Fall color – What trees offer what color & Why?

The most common leaf colors of fall are red, yellow and orange and some trees can have several of these colors simultaneously as the season unfolds. Why do they turn color though? It’s an interesting concept that different tree types would change different colors as the weather changes? And why are they more vibrant in our area?

According to the US National Arboretum the color and it’s intensity has little to do with cool or warm weather but it has everything to do with the replacement of chlorophyll. So when the days are shorter and the nights are longer the plants can’t replace the lost chlorophyll as rapidly, and the pigments stored in the tree and leaf for growth and winter begin to take over inside the leaf.

So why are the colors more vivid in the Cadillac Area than those down state? Our nights are actually darker, especially in the National Forest just West of Cadillac due to low population and development density. With darker skies, the chlorophyll has even less chance of replenishing itself.

The weather does impact the color tour season, but in a different way than people think. When we are granted a warm fall with little precipitation, the leaves will stay on the trees longer. But when the autumn storms and winds shift, often it can make the color tour season shorter by the wind and heavy rains actually pulling them off.

Typically in the Greater Cadillac area we start to see a few spots of color in mid to late September, with peak color blooming around the second and third weeks of October. Depending on the weather it can last into the end of October and even the beginning of November. So, watch the weather forecast for updates as well as our Facebook page and website for timely updates!

Green to Red or Orange or Yellow – why?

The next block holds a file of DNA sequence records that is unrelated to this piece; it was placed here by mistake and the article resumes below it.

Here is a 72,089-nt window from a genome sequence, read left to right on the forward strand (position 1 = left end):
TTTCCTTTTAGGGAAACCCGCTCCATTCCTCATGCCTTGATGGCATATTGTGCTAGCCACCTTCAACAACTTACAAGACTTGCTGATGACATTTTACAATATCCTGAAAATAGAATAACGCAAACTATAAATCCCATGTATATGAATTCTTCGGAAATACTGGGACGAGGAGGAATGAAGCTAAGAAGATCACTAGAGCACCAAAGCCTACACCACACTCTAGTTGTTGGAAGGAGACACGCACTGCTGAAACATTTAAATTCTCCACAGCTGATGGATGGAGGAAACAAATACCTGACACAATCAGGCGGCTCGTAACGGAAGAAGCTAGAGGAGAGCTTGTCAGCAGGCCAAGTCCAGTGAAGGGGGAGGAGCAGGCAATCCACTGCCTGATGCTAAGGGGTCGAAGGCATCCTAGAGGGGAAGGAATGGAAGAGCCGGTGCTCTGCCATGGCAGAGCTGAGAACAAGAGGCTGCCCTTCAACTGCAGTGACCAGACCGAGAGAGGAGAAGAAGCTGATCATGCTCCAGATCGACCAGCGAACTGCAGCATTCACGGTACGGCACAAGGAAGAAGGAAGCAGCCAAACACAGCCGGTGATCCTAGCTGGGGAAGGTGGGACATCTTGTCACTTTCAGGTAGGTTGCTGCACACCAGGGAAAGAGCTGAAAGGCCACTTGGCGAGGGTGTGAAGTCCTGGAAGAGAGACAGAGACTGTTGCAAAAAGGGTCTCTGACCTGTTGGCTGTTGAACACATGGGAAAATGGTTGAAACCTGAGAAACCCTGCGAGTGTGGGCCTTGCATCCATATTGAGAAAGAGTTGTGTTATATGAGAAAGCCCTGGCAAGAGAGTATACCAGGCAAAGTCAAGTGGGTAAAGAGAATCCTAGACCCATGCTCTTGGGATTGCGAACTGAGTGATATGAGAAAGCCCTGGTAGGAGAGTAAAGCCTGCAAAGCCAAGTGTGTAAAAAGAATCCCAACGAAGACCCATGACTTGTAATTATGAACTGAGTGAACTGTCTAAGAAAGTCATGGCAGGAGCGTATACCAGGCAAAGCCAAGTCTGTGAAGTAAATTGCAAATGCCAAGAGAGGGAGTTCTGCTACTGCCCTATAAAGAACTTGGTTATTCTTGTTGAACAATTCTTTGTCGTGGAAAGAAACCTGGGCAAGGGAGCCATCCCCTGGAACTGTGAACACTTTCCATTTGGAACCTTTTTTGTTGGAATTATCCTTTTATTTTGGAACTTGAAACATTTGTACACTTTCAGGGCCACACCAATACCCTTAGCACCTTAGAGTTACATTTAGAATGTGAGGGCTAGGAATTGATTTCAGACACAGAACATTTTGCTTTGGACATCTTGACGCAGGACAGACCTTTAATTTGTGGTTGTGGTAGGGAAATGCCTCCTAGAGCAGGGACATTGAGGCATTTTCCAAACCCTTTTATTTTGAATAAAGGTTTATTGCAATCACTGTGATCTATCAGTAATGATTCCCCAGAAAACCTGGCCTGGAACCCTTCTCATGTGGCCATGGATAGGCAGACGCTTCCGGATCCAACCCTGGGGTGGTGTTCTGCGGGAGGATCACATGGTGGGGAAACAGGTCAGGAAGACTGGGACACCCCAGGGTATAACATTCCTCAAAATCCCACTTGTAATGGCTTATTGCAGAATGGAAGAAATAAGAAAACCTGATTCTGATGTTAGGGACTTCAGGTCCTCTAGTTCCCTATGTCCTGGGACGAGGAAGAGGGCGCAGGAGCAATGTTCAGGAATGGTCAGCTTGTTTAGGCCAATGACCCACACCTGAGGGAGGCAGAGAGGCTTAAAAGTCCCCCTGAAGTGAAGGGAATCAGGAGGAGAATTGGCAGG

The leaves start the summer season out as green and this is because of the presence of a group of green pigments known as chlorophyll. When these green pigments are abundant in the leaf’s cells during the growing season, they mask out the color of any other pigments that may be present in the leaf.

But when autumn comes the weather and daylight changes, and it destructs the chlorophyll replacement process. This takeover of green pigments allows other masked colors to be exposed.

Trees with Red Leaf Color

Red is produced by leftover ‘food’ in the leaf. The food is transformed into red or anthocyanin pigments. These red pigments also color cranberries, red apples, blueberries, cherries, strawberries, and plums. Popular trees in the Greater Cadillac area that turn red include maples, some Oaks (red, pin, scarlet & Black) and dogwood.

Trees with Yellow and Orange Leaf Color

As the chlorophyll is destroyed it unmasks the orange and yellow leaf colors, or carotenoid pigments. Deep orange is a combining of the red and yellow color making process. These yellow and orange pigments also color carrots, corn, canaries, and daffodils, as well as egg yolks, rutabagas, buttercups, and bananas. Popular trees in the greater Cadillac Area that turn yellow and/or Orange include Hickory, Ash, some maple, some oak, yellow-poplar and birch.

Supporting Fall Color Materials Courtesy of:   www.forestry.about.com, http://www.usna.usda.gov/